Revisiting ‘A Streetcar Named Desire’ 70 Years Later


This year marks the 70th Anniversary of A Streetcar Named Desire, based on the play of the same name by American playwright Tennessee Williams. When it premiered on Broadway in 1947, it was immensely successful, winning the Pulitzer Prize for drama and running for two years. The director of the original Broadway production, Elia Kazan, loved it so much, he decided to bring the play to Hollywood. With it he brought Marlon Brando, Kim Hunter, and Karl Malden; his Stanley, Stella, and Mitch (and several other minor characters). For the play’s protagonist, though, some more star-power was needed. Broadway’s Blanche Dubois, Jessica Tandy, stayed on Broadway and a new Blanche was flown in from across the pond: Vivien Leigh, who played Blanche on London’s West End. Leigh was a Hollywood heavyweight. She shot to stardom after starring as Scarlett O’Hara in a tiny film called Gone with the Wind.

The four main actors were all nominated for acting Oscars at the 24th Academy Awards, a feat that had only been achieved five times prior. Three of the four won, Brando alone missing out on a gold statuette that night. It was nominated for a total of twelve Oscars, winning four (three for acting and Best Art Direction in Black and White). The impact of A Streetcar Named Desire grew as the years went on. In 1999, it was selected for preservation in the United States National Film Registry by the Library of Congress for being “culturally, historically, or aesthetically significant.”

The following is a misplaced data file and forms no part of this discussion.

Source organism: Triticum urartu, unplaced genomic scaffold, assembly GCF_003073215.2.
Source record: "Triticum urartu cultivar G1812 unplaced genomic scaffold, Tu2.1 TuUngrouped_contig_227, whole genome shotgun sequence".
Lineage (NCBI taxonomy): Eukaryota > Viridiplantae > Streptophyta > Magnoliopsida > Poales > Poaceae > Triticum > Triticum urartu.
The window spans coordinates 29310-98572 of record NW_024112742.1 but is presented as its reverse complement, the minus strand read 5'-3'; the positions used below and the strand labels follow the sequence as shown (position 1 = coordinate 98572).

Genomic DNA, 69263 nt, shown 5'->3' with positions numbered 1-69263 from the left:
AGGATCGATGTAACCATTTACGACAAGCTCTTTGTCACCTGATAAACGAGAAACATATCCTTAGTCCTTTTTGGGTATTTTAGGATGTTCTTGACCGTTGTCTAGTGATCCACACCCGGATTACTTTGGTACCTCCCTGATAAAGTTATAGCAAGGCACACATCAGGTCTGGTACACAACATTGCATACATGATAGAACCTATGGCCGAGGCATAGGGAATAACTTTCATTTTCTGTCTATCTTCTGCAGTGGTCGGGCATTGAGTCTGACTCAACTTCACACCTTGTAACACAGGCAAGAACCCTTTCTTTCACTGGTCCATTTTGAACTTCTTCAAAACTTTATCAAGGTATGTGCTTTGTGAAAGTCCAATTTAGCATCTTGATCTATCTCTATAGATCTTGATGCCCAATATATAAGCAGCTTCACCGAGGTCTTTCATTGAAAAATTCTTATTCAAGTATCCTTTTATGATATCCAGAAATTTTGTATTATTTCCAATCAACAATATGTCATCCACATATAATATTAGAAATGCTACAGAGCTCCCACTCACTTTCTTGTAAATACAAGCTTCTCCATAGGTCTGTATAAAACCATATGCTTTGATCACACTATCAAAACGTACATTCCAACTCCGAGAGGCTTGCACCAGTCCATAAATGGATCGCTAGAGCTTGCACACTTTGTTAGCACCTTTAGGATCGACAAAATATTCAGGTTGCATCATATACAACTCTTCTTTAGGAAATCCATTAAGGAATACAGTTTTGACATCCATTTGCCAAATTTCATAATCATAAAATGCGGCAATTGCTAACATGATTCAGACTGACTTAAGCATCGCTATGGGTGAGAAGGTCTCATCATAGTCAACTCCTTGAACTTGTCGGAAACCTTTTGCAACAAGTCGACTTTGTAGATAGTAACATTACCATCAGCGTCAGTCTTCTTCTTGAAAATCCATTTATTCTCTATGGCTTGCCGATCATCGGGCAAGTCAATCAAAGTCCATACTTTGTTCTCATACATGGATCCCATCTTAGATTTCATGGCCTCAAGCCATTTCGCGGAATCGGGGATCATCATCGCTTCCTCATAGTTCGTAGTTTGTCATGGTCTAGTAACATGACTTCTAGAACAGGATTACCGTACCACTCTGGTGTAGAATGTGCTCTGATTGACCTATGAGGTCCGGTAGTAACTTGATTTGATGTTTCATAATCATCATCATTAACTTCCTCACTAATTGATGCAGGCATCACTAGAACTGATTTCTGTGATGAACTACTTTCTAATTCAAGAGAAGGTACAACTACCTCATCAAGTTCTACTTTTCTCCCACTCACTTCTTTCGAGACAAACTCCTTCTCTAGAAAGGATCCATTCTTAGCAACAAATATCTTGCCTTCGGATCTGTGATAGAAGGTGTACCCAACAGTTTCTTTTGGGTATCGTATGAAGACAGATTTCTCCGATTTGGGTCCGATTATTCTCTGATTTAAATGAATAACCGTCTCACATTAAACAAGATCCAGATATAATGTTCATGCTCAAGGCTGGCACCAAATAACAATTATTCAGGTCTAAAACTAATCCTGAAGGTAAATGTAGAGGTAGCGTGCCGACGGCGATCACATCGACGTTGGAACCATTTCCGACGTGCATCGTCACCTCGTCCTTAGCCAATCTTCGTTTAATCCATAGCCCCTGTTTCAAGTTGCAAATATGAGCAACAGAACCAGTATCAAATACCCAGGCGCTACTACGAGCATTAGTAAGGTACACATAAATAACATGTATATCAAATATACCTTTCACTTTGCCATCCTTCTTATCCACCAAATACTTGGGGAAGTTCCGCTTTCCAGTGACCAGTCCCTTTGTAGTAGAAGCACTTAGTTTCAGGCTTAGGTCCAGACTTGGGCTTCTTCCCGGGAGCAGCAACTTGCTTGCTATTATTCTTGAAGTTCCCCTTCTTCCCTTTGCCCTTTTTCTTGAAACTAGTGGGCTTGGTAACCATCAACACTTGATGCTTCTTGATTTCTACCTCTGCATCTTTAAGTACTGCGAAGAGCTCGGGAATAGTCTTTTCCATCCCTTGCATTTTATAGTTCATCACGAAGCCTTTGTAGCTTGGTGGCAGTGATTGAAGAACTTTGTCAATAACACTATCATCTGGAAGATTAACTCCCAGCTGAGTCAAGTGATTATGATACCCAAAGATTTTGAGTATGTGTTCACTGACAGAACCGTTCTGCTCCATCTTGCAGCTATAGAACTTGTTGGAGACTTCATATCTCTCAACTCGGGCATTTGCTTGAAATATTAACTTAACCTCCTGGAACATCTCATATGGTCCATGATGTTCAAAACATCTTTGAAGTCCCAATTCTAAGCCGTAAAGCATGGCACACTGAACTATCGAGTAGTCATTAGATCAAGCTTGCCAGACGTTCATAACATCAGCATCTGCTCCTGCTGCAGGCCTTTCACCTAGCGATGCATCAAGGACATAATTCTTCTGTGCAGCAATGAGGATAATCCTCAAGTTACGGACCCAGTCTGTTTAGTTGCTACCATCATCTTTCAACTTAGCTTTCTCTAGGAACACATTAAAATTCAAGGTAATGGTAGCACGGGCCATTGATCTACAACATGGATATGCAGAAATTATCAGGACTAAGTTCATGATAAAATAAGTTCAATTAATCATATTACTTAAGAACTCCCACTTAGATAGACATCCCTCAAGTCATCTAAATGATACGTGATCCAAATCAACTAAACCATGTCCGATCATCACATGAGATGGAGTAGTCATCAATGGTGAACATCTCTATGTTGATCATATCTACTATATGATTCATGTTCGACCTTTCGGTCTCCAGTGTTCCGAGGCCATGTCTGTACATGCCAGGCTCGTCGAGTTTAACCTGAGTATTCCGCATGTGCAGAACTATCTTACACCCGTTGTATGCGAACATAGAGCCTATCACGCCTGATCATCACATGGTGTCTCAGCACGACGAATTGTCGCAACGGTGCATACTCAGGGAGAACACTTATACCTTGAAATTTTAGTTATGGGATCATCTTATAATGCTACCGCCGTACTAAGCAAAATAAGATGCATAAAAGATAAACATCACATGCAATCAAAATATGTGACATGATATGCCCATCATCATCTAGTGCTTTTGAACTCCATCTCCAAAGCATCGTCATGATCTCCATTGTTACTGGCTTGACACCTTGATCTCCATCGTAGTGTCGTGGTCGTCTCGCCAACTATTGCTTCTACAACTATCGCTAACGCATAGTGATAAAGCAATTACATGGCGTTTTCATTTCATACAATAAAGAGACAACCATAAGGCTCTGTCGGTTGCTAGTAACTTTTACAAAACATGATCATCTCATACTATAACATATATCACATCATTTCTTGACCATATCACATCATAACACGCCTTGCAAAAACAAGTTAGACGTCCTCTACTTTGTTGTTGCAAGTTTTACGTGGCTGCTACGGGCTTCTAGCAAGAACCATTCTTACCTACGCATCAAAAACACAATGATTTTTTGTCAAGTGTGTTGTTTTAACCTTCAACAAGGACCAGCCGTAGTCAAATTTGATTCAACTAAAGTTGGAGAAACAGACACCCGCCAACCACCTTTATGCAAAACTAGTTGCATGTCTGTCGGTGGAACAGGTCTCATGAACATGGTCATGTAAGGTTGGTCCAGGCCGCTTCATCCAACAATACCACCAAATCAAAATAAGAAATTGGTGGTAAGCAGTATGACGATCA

Having directed the stage production, Kazan knew the play well and wanted to stick as faithfully as possible to Williams’ words. Minor changes were made; some scenes were moved to different locations, while the bowling alley and the nightclub were added. Williams, co-writer of the screenplay alongside Oscar Saul, approved the changes. Kazan felt keeping the film mostly in the Kowalski apartment would emphasise the feeling that the walls are closing in on Blanche and that she couldn’t escape, and it proved a genius decision. Even when she isn’t in a scene, when the men are playing poker, she is hidden from the camera by only a thin piece of cloth separating the Kowalskis’ rooms. It feels as though Blanche is being slowly suffocated by the apartment in which she is meant to feel safe, never able to escape Stanley Kowalski, a “survivor of the stone-age!”

Streetcar’s journey to Hollywood wasn’t all easy, though. There were some changes that were made for less favourable reasons. Between 1934 and 1968, the Motion Picture Production Code (MPPC) was enforced. Everything from scripts, edits, cuts, had to be approved by a committee. Certain things that were in the play simply would not be tolerated by the MPPC. The original version of Streetcar was heavily censored for the screen. The MPPC would not tolerate any allusions to homosexuality, and so Blanche’s ex-husband, Allan Grey (who, in the play, committed suicide after being outed as gay and having an affair with a man) was changed. In the film it was Blanche’s general scorning of Allan that drove him to suicide, which doesn’t make as much sense.